Middle ear disorders in children predominantly present in two forms, or a combination of both. Risk factors for middle ear disorders include attendance in day care, the presence of cigarette smoke in the household pacifier use and the child’s going to bed with a bottle.
The first is middle ear infections, a.k.a., acute otitis media. A middle ear infection occurs when the middle ear space, the part of the ear behind the ear drum, becomes filled with infected fluid or pus. Middle ear infections are frequently preceded by a cold or other upper respiratory infection, and cause the ear drum to bulge and the middle ear to become inflamed. A child with a middle ear infection usually presents with any combination of ear pain, fever, irritability and hearing loss (due to the infected fluid dampening the ear drum’s ability to vibrate). Some may exhibit no signs or symptoms at all. Treatment usually consists of oral antibiotics for 10 days, but watchful waiting with close follow-up is acceptable for mild cases. When middle ear infections become very frequent or resistant to treatment with antibiotics, then surgical management with ventilation tubes may be indicated (see below).
Chronic middle ear fluid (a.k.a. serous otitis media or otitis media with effusion) is the most common cause of reversible hearing loss in children, and is a major cause of early speech delay. Middle ear fluid occurs when the normal ventilation (with air) of the middle ear fails to occur. The middle ear is connected to the back of the nose by the Eustachian tubes, which normally open transiently every time we swallow, allowing a small puff of air to enter and make its way up to the middle ear. This is important, because the air that fills the middle ear is constantly being absorbed into the blood vessels of the lining of the middle ear. Failure to replace the absorbed air creates a vacuum effect, which, in turn pulls fluid out of the middle ear lining into the middle ear space. Young children are most prone to developing middle ear fluid because their head growth is immature, resulting in poor functioning of the Eustachian tubes. Medical treatment of chronic middle ear fluid generally consists of giving the fluid adequate time to resolve itself, and 3 months is widely viewed as an adequate trial period. In children age 3 and older, nasal steroid sprays may be used to reduce nasal congestion and antibiotics may be used at the time of diagnosis and may aid in resolution. Of course, if circumstances dictate, ventilation tubes may be indicated sooner.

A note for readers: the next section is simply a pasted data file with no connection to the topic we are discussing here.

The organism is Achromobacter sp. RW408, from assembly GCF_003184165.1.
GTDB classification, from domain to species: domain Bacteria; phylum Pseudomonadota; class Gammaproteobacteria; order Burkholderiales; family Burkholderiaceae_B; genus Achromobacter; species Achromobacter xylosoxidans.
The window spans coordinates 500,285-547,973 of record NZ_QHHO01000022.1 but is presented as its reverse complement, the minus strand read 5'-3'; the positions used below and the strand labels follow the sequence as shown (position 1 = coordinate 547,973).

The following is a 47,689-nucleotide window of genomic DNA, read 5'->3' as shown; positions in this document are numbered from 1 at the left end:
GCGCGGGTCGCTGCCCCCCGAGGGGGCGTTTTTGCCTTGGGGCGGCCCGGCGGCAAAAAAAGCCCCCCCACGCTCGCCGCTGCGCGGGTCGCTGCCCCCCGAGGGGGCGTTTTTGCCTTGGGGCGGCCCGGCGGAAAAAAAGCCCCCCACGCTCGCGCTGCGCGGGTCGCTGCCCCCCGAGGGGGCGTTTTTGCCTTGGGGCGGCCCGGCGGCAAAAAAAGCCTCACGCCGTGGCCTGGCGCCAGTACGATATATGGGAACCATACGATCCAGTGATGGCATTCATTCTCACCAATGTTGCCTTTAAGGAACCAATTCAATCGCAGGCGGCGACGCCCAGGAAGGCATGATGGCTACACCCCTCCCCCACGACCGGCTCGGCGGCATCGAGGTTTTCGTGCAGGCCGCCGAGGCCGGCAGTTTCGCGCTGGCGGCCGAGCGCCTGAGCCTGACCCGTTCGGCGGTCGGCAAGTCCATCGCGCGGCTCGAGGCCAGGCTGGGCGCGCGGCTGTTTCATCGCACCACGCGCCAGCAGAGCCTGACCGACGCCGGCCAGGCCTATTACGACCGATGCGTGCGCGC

Middle ear ventilation tubes, a.k.a. ear tubes or pressure-equalizing (PE) tubes, are tiny plastic or silicone tubes that are inserted into an incision in a patient’s ear drums under an operating microscope. A brief general anesthesia in the form of anesthetic gas via face mask (not requiring an intravenous line or breathing tube) is administered during the procedure. Tubes work by allowing air to directly enter the middle ear from the outside, bypassing the nose and Eustachian tubes entirely. Tubes generally remain in place for a year or more, and most commonly come out of the ear drum by themselves. Regular follow up every 3 to 6 months is recommended to follow the progress of the tubes and the health of the ears. Tubes effectively serve to end the cycle of repeated infection (with infrequent exceptions) and return normal middle ear hearing function by preventing the accumulation of middle ear fluid.